The purpose of the JWST Exposure Time Calculator tool is to provide observers with the information necessary to design a proposal that will yield successful observations (i.e., that the astronomical observables sought by a given program will be accessible at the level of the SNR required to achieve the science objectives).
For MIRI coronagraphic observations, the current implementation of the ETC is useful for the following tasks: (1) investigating detector readout patterns and associated speeds and saturation; (2) computing the SNR of an off-axis source under the ideal contrast assumption (e.g., perfect centering and scaling); and (3) visualizing and/or downloading the resulting scene after background and PSF subtraction.
PSF subtraction in the ETC
See also ETC Coronagraphy Strategy
Currently, for PSF subtraction, the ETC quantifies the shot noise in the wings of either the host or reference sources, as appropriate, at the position of the faint companion source(s). It estimates the PSF using one or multiple reference images, calling for the choices of reference target and PSF calibration method in the Strategy tab (see JWST ETC Coronagraphy Strategy). It is also here that the observer can specify the Scene rotation, which allows for rotation of the scene with respect to the axes of the MIRI coronagraphs. When used in conjunction with the CVT, this feature enables the observer to determine the optimal Aperture Position Angle Special Requirements for the scene of interest.
Precise, more realistic (e.g., introducing a centering error and the small grid dithers) coronagraphic calculations in the vicinity of the masks (<1” for the 4QPM) is not implemented in the ETC. This requires a call to WebbPSF “on the fly”, which can be done by scripting Pandeia.
Because the PSF stability is unknown until launch, the ETC does not support ADI or SGD—only RDI.
Implementation into APT programs
A few special requirements below are in the form of proposal parameters, and are represented a bit differently in APT. For such instances, there will be tips on how to find them in APT.
To enter special requirements, click on the Special Requirements tab in the active GUI window to show the Special Requirements parameter field. To add a special requirement, click on Add … at the bottom of the Special Requirements parameters pane.
Example: for "APERTURE PA RANGE", select Position Angle, then PA Range in the Special Requirements parameters pane. This will be noted below as (Position Angle → PA Range).
In the Astronomer's Proposal Tool (APT, a standard coronagraphic sequence involves a set of linked observations in a non-interruptible sequence. Coronagraphic programs with several observations bundled in a non-interruptible sequence will benefit largely from the APT Smart Accounting tool, which will aid in reducing the total slew times charged for such sequences.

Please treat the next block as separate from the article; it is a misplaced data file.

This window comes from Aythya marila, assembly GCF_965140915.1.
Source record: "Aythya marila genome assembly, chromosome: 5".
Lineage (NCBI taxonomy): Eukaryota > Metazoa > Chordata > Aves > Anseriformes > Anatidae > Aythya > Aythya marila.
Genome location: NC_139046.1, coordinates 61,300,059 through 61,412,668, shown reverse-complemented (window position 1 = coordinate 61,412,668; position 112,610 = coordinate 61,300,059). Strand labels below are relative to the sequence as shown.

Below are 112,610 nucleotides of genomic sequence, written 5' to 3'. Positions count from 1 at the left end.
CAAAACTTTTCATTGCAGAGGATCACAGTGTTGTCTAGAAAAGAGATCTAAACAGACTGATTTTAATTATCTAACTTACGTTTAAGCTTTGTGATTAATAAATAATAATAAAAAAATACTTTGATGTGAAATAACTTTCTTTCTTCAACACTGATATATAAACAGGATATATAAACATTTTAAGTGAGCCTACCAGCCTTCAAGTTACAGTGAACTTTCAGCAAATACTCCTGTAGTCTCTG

The APT MIRI Coronagraphic Imaging template provides sections for entering information on a variety of parameters such as those for target acquisition, exposure times, special requirements for linking observations, and observations of PSF reference stars. Best practices are to always decide ahead on the observation strategy and observation sequence that will be used for a given pair or set of targets. The HCI APT Instructions article provides helpful tips on how to organize observation folders and the observations to which they pertain.
Setting the appropriate special requirements (SRs) is important for MIRI coronagraphic observations. At the very least, users should place the "SEQUENCE NON-INTERRUPTIBLE" (Timing → Group/Sequence Observations Link) timing SR on their coronagraphic sequence. For observations with the 4QPMs, in particular, observers will likely require an enforced "APERTURE PA RANGE"(Position Angle → PA Range) on their observations to place the source of interest optimally with respect to the mask and to ensure they are not coincident with any of the 4QPM axes (see Figure 1). The ideal orientation of a single companion or feature of interest on the mask is usually ~45° from the 4QPM axes (if the target visibility allows this orientation). However, this can differ for targets with multiple features/sources of interest. The CVT can be used to assess available position angles.
In order to define a roll dither between science target observations, the appropriate "APERTURE PA OFFSET" SR (Position Angle→PA Offset Link) must be used. If a second sequence at a larger PA offset is needed, the "APERTURE PA OFFSET" SR must be set between the 2 sequences; and so forth. For programs requiring this level of attention to detail, observers should use the observing constraints determined from the CVT.
The implementation of a multi-roll coronagraphic sequence is a non-trivial process and requires an understanding of the roll angles accessible by JWST for a given target. Assuming the observer requires both a roll dither of angle α (where α < 10°) and a larger roll offset of angle θ (where θ > 10°), the following strategy can be used:
- Create a coronagraphy sequence with 3 observations, with timing special requirements, where Obs 1 is a science target, Obs 2 is a science target, and Obs 3 is the reference star.
- Add a Special Requirement in the sequence such that Obs 2 has an "APERTURE PA OFFSET" (Position Angle→PA Offset Link) of +α° with respect to Obs 1.
Create a second 3-observation "NON-INTERRUPTIBLE" (Timing → Group/Sequence Observations Link) sequence such that Obs 4 is a science target, Obs 5 is a science target, and Obs 6 is the reference star.
If the above is not schedulable, switch the "APERTURE PA RANGE" on Obs 4 w.r.t. Obs 1 to [θ−180°,−θ°].